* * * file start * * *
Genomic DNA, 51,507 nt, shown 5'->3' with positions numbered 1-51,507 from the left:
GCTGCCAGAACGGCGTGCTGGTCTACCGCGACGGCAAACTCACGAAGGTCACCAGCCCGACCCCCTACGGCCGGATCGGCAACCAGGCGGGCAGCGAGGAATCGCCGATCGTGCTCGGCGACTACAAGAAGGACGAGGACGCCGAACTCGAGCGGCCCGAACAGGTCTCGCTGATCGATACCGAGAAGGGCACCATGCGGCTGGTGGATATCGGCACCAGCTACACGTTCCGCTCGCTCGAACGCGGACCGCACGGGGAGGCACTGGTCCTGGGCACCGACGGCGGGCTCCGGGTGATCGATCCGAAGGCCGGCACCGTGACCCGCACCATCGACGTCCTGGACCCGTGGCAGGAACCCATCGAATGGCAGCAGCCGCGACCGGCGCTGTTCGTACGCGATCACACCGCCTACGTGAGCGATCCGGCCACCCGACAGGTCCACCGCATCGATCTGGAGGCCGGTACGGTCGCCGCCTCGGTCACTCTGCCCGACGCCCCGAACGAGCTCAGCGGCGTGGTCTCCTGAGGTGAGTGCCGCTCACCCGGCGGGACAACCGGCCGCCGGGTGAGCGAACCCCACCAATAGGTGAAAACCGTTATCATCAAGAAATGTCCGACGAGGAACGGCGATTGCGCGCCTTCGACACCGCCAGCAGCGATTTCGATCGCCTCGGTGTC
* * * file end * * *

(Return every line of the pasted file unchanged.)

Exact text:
Genomic DNA, 51,507 nt, shown 5'->3' with positions numbered 1-51,507 from the left:
GCTGCCAGAACGGCGTGCTGGTCTACCGCGACGGCAAACTCACGAAGGTCACCAGCCCGACCCCCTACGGCCGGATCGGCAACCAGGCGGGCAGCGAGGAATCGCCGATCGTGCTCGGCGACTACAAGAAGGACGAGGACGCCGAACTCGAGCGGCCCGAACAGGTCTCGCTGATCGATACCGAGAAGGGCACCATGCGGCTGGTGGATATCGGCACCAGCTACACGTTCCGCTCGCTCGAACGCGGACCGCACGGGGAGGCACTGGTCCTGGGCACCGACGGCGGGCTCCGGGTGATCGATCCGAAGGCCGGCACCGTGACCCGCACCATCGACGTCCTGGACCCGTGGCAGGAACCCATCGAATGGCAGCAGCCGCGACCGGCGCTGTTCGTACGCGATCACACCGCCTACGTGAGCGATCCGGCCACCCGACAGGTCCACCGCATCGATCTGGAGGCCGGTACGGTCGCCGCCTCGGTCACTCTGCCCGACGCCCCGAACGAGCTCAGCGGCGTGGTCTCCTGAGGTGAGTGCCGCTCACCCGGCGGGACAACCGGCCGCCGGGTGAGCGAACCCCACCAATAGGTGAAAACCGTTATCATCAAGAAATGTCCGACGAGGAACGGCGATTGCGCGCCTTCGACACCGCCAGCAGCGATTTCGATCGCCTCGGTGTC